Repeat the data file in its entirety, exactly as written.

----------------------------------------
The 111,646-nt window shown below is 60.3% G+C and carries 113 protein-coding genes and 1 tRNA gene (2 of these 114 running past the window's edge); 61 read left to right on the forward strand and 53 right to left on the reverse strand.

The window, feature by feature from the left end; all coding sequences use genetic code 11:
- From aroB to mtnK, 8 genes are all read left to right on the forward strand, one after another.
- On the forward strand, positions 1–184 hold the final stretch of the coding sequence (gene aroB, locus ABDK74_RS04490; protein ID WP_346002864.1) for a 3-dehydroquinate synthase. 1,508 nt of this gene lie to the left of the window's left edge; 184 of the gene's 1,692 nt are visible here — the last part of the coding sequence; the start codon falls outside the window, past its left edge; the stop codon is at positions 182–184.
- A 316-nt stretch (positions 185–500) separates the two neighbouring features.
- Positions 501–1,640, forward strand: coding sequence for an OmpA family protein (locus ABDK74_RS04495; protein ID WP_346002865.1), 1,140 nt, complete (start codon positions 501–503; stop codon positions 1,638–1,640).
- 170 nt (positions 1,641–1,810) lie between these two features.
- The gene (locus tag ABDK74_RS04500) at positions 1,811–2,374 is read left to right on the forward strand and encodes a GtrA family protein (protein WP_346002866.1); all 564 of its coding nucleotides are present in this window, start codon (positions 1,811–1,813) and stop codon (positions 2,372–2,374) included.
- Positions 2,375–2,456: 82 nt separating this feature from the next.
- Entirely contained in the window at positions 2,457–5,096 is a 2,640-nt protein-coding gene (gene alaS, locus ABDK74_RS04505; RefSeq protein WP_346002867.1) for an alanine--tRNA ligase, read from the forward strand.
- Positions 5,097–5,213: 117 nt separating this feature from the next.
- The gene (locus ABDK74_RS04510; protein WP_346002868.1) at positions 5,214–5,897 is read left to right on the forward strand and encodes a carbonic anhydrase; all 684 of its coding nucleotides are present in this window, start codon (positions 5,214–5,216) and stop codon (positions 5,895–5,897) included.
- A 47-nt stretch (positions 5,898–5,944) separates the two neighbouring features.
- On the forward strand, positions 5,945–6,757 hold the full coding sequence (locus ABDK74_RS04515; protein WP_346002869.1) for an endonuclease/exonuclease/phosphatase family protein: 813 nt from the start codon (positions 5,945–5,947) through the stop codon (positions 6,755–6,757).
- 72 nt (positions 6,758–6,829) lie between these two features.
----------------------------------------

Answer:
The 111,646-nt window shown below is 60.3% G+C and carries 113 protein-coding genes and 1 tRNA gene (2 of these 114 running past the window's edge); 61 read left to right on the forward strand and 53 right to left on the reverse strand.

The window, feature by feature from the left end; all coding sequences use genetic code 11:
- From aroB to mtnK, 8 genes are all read left to right on the forward strand, one after another.
- On the forward strand, positions 1–184 hold the final stretch of the coding sequence (gene aroB, locus ABDK74_RS04490; protein ID WP_346002864.1) for a 3-dehydroquinate synthase. 1,508 nt of this gene lie to the left of the window's left edge; 184 of the gene's 1,692 nt are visible here — the last part of the coding sequence; the start codon falls outside the window, past its left edge; the stop codon is at positions 182–184.
- A 316-nt stretch (positions 185–500) separates the two neighbouring features.
- Positions 501–1,640, forward strand: coding sequence for an OmpA family protein (locus ABDK74_RS04495; protein ID WP_346002865.1), 1,140 nt, complete (start codon positions 501–503; stop codon positions 1,638–1,640).
- 170 nt (positions 1,641–1,810) lie between these two features.
- The gene (locus tag ABDK74_RS04500) at positions 1,811–2,374 is read left to right on the forward strand and encodes a GtrA family protein (protein WP_346002866.1); all 564 of its coding nucleotides are present in this window, start codon (positions 1,811–1,813) and stop codon (positions 2,372–2,374) included.
- Positions 2,375–2,456: 82 nt separating this feature from the next.
- Entirely contained in the window at positions 2,457–5,096 is a 2,640-nt protein-coding gene (gene alaS, locus ABDK74_RS04505; RefSeq protein WP_346002867.1) for an alanine--tRNA ligase, read from the forward strand.
- Positions 5,097–5,213: 117 nt separating this feature from the next.
- The gene (locus ABDK74_RS04510; protein WP_346002868.1) at positions 5,214–5,897 is read left to right on the forward strand and encodes a carbonic anhydrase; all 684 of its coding nucleotides are present in this window, start codon (positions 5,214–5,216) and stop codon (positions 5,895–5,897) included.
- A 47-nt stretch (positions 5,898–5,944) separates the two neighbouring features.
- On the forward strand, positions 5,945–6,757 hold the full coding sequence (locus ABDK74_RS04515; protein WP_346002869.1) for an endonuclease/exonuclease/phosphatase family protein: 813 nt from the start codon (positions 5,945–5,947) through the stop codon (positions 6,755–6,757).
- 72 nt (positions 6,758–6,829) lie between these two features.